Distribution patterns of influenza virus receptors and viral attachment patterns in the respiratory and intestinal tracts of seven avian species.

Costa T, Chaves AJ, Valle R, Darji A, van Riel D, Kuiken T, Majó N, Ramis A - Vet. Res. (2012)

Influenza receptor distribution and pattern of viral attachment in the trachea. Composite bright field microscope images comparing the distribution of α-2,3 and α-2,6 receptors, demonstrated by means of MAAII and SNA lectin histochemistry, with the pattern of viral attachment of the avian influenza A/Mallard/Netherlands/13/08 (H4N5) virus and the human influenza A/Netherlands/35/05 (H1N1) virus, demonstrated by means of virus histochemistry, in the trachea of chicken (A1-A4), common quail (B1-B4), red-legged partridge (C1-C4), turkey (D1-D4), golden pheasant (E1-E4), ostrich (F1-F4), and mallard (G1-G4).
© Copyright Policy - open-access
Related In: Results  -  Collection

License
Show All Figures
getmorefigures.php?uid=PMC3368784&req=5

Figure 2: Influenza receptor distribution and pattern of viral attachment in the trachea. Composite bright field microscope images comparing the distribution of α-2,3 and α-2,6 receptors, demonstrated by means of MAAII and SNA lectin histochemistry, with the pattern of viral attachment of the avian influenza A/Mallard/Netherlands/13/08 (H4N5) virus and the human influenza A/Netherlands/35/05 (H1N1) virus, demonstrated by means of virus histochemistry, in the trachea of chicken (A1-A4), common quail (B1-B4), red-legged partridge (C1-C4), turkey (D1-D4), golden pheasant (E1-E4), ostrich (F1-F4), and mallard (G1-G4).
Mentions: There was a marked variation on the distribution and expression of influenza receptors among the tissues and avian species studied. The distribution of influenza receptors in the respiratory tract is given in Table 1 and the results from nasal cavity and trachea are illustrated in Figures 1 and 2, respectively.

Bottom Line: Both α-2,3 and α-2,6 receptors were present in the respiratory and intestinal tracts of the chicken, common quail, red-legged partridge, turkey, and golden pheasant.In ostriches, the expression of the receptor was basically restricted to α-2,3 in both the respiratory and intestinal tracts and in mallards the α-2,6 receptors were absent from the intestinal tract.The differential expression and distribution of α-2,3 and α-2,6 receptors among various avian species might reflect a potentially decisive factor in the emergence of new viral strains.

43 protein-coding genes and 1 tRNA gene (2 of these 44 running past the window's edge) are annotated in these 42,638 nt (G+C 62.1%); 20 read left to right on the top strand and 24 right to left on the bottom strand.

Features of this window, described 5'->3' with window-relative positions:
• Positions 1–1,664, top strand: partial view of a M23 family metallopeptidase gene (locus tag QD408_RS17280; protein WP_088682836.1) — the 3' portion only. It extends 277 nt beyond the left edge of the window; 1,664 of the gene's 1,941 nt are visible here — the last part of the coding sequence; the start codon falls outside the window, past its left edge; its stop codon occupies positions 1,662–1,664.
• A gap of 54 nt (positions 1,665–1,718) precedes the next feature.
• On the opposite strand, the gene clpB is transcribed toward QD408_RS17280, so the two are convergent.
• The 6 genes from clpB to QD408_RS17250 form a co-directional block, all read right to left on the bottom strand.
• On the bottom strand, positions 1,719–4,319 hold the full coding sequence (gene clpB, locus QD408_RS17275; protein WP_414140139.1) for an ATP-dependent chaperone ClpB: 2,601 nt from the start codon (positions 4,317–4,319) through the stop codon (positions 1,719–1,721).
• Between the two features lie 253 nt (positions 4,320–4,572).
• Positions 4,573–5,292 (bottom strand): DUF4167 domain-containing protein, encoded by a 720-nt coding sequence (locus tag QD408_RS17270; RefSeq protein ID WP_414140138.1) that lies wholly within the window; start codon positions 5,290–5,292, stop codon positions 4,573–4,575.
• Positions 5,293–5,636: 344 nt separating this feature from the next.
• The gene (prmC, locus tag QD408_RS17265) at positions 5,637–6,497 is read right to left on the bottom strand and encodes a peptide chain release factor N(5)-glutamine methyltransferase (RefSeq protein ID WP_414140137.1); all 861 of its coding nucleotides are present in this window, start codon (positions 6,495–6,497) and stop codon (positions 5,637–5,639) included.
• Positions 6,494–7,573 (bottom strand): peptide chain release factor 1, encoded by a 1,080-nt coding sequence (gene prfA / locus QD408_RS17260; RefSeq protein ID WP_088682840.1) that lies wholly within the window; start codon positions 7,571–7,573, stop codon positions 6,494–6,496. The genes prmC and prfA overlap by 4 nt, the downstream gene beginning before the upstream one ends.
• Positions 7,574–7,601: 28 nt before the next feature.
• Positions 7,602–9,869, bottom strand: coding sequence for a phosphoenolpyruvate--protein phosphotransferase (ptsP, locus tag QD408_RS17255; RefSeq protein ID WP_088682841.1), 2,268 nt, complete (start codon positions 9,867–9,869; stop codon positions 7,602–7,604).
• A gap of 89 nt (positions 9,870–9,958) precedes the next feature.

View Article: PubMed Central - HTML - PubMed

Affiliation: Departament de Sanitat i Anatomia Animals, Facultat de Veterinària, Universitat Autònoma de Barcelona, Bellaterra, Barcelona, Spain. antonio.ramis@uab.cat.

ABSTRACT
This study assessed the presence of sialic acid α-2,3 and α-2,6 linked glycan receptors in seven avian species. The respiratory and intestinal tracts of the chicken, common quail, red-legged partridge, turkey, golden pheasant, ostrich, and mallard were tested by means of lectin histochemistry, using the lectins Maackia amurensis agglutinin II and Sambucus nigra agglutinin, which show affinity for α-2,3 and α-2,6 receptors, respectively. Additionally, the pattern of virus attachment (PVA) was evaluated with virus histochemistry, using an avian-origin H4N5 virus and a human-origin seasonal H1N1 virus. There was a great variation of receptor distribution among the tissues and avian species studied. Both α-2,3 and α-2,6 receptors were present in the respiratory and intestinal tracts of the chicken, common quail, red-legged partridge, turkey, and golden pheasant. In ostriches, the expression of the receptor was basically restricted to α-2,3 in both the respiratory and intestinal tracts and in mallards the α-2,6 receptors were absent from the intestinal tract. The results obtained with the lectin histochemistry were, in general, in agreement with the PVA. The differential expression and distribution of α-2,3 and α-2,6 receptors among various avian species might reflect a potentially decisive factor in the emergence of new viral strains.

Show MeSH
Related in: MedlinePlus